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10-minute read

Key facts

  • Caffeine is a stimulant that acts on your brain and nervous system.
  • Caffeine is found naturally in coffee, tea leaves, cocoa beans, guarana and chocolate.
  • Caffeine is addictive and you may develop withdrawal symptoms when reducing your intake.

What is caffeine?

Caffeine is a chemical found in foods and drinks. It can stimulate your brain and nervous system.

It is found in:

  • coffee
  • tea leaves
  • cocoa beans
  • guarana — a South American plant with high levels of natural caffeine
  • chocolate
  • cola drinks
  • energy drinks

Caffeine and medicines

Caffeine can also be found in some prescription and over-the-counter medicines, such as some:

How will caffeine affect my body?

Caffeine affects everyone differently.

The effect of caffeine depends on:

  • your height, weight and general health
  • the amount you eat or drink
  • genetic factors
  • whether you regularly eat or drink caffeine
  • whether other food or drugs (including alcohol) are taken at the same time
  • your mood

Caffeine stays active for longer in the bodies of:

  • babies
  • pregnant women
  • older people

People with existing medical conditions, such as high blood pressure, may be more sensitive to caffeine. This can make a normal amount of caffeine more dangerous. If you have an existing medical condition, it’s a good idea to eat or drink less caffeine.

It’s not always clear how your body will respond to caffeine. Much of the medical research in this area has been into coffee, which contains caffeine and many other ingredients.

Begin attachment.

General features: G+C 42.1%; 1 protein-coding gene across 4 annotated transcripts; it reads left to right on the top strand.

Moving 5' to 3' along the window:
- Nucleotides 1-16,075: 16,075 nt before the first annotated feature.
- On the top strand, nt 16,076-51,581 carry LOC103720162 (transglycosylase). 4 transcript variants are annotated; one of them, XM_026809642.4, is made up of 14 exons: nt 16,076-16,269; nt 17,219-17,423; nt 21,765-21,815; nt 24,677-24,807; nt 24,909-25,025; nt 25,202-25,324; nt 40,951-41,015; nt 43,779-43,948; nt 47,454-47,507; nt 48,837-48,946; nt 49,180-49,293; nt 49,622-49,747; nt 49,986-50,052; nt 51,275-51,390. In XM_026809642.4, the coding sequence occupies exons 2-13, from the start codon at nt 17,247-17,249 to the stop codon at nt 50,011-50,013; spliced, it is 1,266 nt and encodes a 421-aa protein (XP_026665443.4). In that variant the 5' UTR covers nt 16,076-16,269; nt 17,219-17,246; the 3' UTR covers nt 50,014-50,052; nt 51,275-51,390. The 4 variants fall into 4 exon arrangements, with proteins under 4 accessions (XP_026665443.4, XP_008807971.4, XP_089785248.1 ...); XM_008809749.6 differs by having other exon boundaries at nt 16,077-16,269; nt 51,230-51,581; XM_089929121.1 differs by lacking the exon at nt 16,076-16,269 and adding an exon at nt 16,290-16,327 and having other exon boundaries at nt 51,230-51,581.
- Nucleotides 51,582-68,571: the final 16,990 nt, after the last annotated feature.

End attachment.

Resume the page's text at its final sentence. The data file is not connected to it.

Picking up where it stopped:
How much caffeine does it contain?

The amount of caffeine in food and drinks varies. For example, an espresso has more caffeine than instant coffee. Similarly, dark chocolate has more caffeine than milk chocolate.

Source Caffeine (mg)
Espresso (50mL cup) 145
Energy drink (250mL can) 80
Instant coffee (1 teaspoon) 80
Black tea (250mL cup) 50
Cola (375mL can) 36
Milk chocolate (50g bar) 10

How much caffeine is safe?

It is recommended that healthy adults can safely consume around 400mg of caffeine a day. This is the same as:

  • 2 espressos
  • or 4 instant coffees
  • or 8 cups of tea

Children under 18 years should consume less than 3mg for each kilo of body weight a day. For a 40kg child, this is about 120mg a day, or 2 cans of cola (375mL). There is evidence that amounts greater than this can cause increased anxiety.

If you are pregnant or breastfeeding, it’s a good idea to limit your intake of caffeine to 200mg per day. That is 1 espresso, or 2 instant coffees or 4 cups of tea.

People who are pregnant or breastfeeding should limit their caffeine intake. caffeine stays active in your body for longer in pregnant women and babies.

About 1% of the caffeine you eat or drinks gets into your breastmilk. The caffeine level in your breastmilk usually peaks about one hour after eating or drinking it.

People with health conditions should talk to their doctor about caffeine as part of any discussion about a healthy lifestyle.

What are the health benefits of consuming caffeine?

The effect of caffeine on your health is complex. It can cause some health problems, but it can also reduce your chances of having others. Because caffeine is a stimulant, it can make you feel more alert and energetic.